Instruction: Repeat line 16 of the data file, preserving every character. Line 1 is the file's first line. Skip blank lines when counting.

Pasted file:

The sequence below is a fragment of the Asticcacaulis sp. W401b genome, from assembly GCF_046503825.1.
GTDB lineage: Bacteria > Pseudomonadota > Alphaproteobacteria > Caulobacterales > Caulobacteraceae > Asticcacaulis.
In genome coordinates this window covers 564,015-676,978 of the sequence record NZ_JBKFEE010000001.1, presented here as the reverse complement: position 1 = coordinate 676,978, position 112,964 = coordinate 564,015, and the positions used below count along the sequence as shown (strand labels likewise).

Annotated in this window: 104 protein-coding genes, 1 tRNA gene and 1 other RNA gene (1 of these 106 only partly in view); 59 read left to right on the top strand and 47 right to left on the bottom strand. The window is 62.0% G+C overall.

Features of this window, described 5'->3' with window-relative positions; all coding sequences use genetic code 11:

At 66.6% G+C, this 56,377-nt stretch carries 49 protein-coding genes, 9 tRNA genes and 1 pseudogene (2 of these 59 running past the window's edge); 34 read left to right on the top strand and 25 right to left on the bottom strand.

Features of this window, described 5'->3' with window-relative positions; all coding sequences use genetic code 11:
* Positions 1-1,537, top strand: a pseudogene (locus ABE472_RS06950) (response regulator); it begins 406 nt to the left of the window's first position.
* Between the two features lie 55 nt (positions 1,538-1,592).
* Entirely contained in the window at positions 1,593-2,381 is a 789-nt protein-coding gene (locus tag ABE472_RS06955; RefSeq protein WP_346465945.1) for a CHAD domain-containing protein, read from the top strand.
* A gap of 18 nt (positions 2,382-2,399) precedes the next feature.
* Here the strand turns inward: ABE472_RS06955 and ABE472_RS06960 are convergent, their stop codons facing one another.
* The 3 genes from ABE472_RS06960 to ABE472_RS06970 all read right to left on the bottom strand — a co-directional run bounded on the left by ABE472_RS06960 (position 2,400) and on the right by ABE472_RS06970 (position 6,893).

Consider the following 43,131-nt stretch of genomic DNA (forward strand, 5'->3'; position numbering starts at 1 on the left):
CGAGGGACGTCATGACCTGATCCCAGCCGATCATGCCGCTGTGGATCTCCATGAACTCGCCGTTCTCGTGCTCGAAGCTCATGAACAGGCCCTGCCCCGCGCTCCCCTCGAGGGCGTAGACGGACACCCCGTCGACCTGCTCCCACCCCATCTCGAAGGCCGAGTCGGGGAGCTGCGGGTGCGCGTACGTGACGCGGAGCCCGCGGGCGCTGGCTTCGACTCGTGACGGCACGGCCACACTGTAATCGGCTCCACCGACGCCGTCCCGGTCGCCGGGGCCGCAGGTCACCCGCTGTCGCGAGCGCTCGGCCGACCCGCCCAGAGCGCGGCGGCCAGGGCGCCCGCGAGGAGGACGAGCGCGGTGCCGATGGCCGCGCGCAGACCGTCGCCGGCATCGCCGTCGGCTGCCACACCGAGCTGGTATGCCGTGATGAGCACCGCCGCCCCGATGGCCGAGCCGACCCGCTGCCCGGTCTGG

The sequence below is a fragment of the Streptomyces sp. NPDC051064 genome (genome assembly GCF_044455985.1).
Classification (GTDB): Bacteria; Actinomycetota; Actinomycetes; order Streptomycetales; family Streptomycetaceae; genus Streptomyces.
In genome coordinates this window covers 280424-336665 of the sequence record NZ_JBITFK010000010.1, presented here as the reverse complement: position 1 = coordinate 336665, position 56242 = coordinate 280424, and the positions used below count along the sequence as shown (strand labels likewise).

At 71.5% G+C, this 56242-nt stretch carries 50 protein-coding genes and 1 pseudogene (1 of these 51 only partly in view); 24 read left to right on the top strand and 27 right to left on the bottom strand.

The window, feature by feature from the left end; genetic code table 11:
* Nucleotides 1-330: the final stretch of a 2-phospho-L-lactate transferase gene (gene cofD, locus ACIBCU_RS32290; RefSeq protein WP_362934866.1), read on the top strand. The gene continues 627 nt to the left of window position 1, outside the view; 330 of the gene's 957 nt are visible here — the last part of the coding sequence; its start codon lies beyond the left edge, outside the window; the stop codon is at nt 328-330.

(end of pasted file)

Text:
The sequence below is a fragment of the Streptomyces sp. NPDC051064 genome (genome assembly GCF_044455985.1).